Book Template Constants

I said I should do it. So I did it.

I created four workbook-level defined names in a blank workbook. Then I saved that workbook as Book.xlt in C:\Program Files (x86)\Microsoft Office 2010\Office14\XLSTART\. Now every new workbook will have those four named constants for use in formulas.

I put the chances that I will remember that they’re there/use them at about 20%.

4 thoughts on “Book Template Constants

  1. I like the idea and there must be more applications for this. But, why these? Isn’t it just easier to type ” ” than xlSpace?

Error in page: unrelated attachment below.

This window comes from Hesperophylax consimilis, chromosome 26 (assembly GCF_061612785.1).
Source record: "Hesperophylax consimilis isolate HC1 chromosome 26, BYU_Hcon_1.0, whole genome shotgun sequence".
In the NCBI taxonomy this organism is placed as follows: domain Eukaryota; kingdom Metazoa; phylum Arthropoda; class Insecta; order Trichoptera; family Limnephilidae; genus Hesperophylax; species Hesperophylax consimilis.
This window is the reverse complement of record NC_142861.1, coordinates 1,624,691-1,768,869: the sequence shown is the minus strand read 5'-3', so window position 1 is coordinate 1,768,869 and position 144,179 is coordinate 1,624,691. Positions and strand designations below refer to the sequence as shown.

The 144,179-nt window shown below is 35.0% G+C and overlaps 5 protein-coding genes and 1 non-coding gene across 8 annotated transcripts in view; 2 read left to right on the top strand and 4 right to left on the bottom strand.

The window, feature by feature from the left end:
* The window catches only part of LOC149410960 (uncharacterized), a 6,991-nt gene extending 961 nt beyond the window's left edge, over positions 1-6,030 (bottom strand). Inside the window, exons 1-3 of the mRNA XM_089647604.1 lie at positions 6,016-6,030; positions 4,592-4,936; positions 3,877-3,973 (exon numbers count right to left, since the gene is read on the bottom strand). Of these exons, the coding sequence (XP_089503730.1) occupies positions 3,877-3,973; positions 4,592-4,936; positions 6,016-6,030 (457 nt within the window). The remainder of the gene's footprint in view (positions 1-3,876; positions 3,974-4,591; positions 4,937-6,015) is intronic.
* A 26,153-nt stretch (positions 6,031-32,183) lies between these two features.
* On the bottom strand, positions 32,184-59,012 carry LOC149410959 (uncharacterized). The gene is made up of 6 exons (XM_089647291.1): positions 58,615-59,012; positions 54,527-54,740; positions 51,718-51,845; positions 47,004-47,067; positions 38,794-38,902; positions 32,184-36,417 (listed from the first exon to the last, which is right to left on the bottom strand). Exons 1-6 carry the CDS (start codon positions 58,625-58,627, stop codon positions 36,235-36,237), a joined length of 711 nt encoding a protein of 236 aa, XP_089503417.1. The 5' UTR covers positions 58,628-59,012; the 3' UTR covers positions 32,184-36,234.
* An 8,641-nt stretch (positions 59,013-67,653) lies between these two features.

2. ” ” is easier to type, but not easier to read later, is my thought here. And ‘space’ is the least egregious of them all. The worst, for me, is single quote.

    =IF(A1="'",TRUE,FALSE) vs.  =IF(A1=xlSINGLE,TRUE,FALSE)

    That’s easier to read on this blog than it is in the formula bar. The comma is a bad one when it’s right next to an argument-breaking comma.

    =MATCH(",",tblPunctuation,FALSE) vs.  =MATCH(xlCOMMA,tblPunctuation,False)

    So far I’ve used this zero times. :)

  3. This reminds me of one of my first blog posts. It was called “Goofy Code” and the line of code that prompted it looked like:

    SplitCell = Split(Replace(Replace(cell.Value2, ")", ""), "(", ""), ",")

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